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Revisiting the Buyers Journey 

Bob Apollo | Oct 6, 2017 146 views No Comments

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I can still remember the powerful inspiration I gained from my first reading of Hugh Macfarlane’s “The Leaky Funnel” – the 2003 book that first drew the B2B sales and marketing community’s attention to the concept of the buyer’s journey.

Hugh was the one of the first people to clearly articulate a practical and effective framework for systematically identifying and addressing our customer’s problems rather than simply promoting our products, services or so-called “solutions”.

The strategy clearly works. So why is it, nearly a decade-and-a-half later, that so many B2B sales and marketing organisations still think in terms of driving a sales process (assuming they actually have one), rather than facilitating their prospect’s buying decision process?



Could one of the reasons be that most CRM vendors (including, shamefully, the market leaders) still default to using sales-stage based language in their out-of-the-box labels for the key stages in the opportunity pipeline? If it is an excuse, it’s a remarkably weak one – this only takes a few moments to change.

Of course, it’s not a technology problem – it’s a mindset problem. Most sales leaders, and many sales people, still see their world through the lens of a sales process. Please don’t take this the wrong way – having a defined sales process is way better than having no process at all.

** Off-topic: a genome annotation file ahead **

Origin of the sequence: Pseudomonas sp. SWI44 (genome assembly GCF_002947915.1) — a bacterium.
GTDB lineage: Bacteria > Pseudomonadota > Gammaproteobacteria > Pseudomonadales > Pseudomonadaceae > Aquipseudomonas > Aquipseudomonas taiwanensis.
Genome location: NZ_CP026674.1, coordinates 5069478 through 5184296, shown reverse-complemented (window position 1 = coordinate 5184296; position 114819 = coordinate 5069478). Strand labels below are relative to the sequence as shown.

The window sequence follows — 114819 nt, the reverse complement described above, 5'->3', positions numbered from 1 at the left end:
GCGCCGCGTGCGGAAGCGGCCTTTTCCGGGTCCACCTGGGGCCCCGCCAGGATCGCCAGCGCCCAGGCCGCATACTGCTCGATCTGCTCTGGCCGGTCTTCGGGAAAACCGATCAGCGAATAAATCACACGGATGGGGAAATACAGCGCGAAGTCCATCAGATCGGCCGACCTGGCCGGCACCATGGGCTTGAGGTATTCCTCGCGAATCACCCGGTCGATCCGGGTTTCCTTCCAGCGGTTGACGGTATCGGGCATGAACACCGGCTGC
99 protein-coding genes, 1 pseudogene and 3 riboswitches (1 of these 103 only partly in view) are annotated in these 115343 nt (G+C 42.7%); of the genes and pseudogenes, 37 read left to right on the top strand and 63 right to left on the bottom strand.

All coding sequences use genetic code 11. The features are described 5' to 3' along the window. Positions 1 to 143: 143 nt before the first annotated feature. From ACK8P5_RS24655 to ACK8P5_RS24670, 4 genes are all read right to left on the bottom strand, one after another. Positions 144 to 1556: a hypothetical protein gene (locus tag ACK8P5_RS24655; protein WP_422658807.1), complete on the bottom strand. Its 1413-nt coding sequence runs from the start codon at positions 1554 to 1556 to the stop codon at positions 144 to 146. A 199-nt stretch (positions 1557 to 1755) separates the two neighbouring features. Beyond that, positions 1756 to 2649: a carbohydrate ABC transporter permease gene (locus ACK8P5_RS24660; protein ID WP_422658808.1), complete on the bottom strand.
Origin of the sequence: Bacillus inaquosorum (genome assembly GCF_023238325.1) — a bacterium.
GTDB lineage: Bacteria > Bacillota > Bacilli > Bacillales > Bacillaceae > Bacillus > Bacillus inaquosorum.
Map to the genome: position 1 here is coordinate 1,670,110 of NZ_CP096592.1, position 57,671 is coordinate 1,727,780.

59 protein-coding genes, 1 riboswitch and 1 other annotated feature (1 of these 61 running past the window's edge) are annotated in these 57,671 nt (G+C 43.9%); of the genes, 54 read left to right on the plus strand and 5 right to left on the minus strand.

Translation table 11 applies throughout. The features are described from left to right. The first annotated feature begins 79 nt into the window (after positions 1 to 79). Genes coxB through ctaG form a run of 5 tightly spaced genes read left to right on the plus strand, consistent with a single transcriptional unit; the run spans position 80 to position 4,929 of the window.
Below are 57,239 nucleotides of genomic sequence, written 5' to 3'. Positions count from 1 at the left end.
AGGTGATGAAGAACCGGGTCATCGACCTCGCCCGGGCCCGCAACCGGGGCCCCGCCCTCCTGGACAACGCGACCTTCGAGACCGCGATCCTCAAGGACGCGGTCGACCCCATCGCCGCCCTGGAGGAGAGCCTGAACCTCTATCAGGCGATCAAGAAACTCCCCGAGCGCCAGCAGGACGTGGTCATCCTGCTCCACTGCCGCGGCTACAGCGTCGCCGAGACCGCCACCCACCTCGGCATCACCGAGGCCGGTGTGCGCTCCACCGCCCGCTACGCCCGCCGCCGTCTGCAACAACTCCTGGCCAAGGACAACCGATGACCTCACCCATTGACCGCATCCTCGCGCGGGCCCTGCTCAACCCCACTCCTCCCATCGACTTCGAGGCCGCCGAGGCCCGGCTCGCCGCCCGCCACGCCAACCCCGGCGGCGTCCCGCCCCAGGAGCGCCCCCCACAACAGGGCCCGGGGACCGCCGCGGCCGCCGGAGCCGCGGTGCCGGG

It’s just that our efforts would be that much more effective if we based our selling activities around a deep appreciation of how our prospects actually make buying decisions, and if we believe that our most important role as a salesperson is to help facilitate our prospective customer’s buying decision process.

FACILITATING THE BUYING DECISION PROCESS

Of course, that requires that we break away from a conventional sales mindset. It requires that we develop a crystal-clear view of which organisations and which roles represent our best targets, and which issues represent our best opportunity to deliver uniquely relevant value to these customers.

It requires that we carefully monitor our prospective customers’ current situations, and that we identify the catalysts and trigger events that cause them to become dissatisfied with the status quo. It requires that we base our opportunity management around the key stages in our prospect’s buying journey.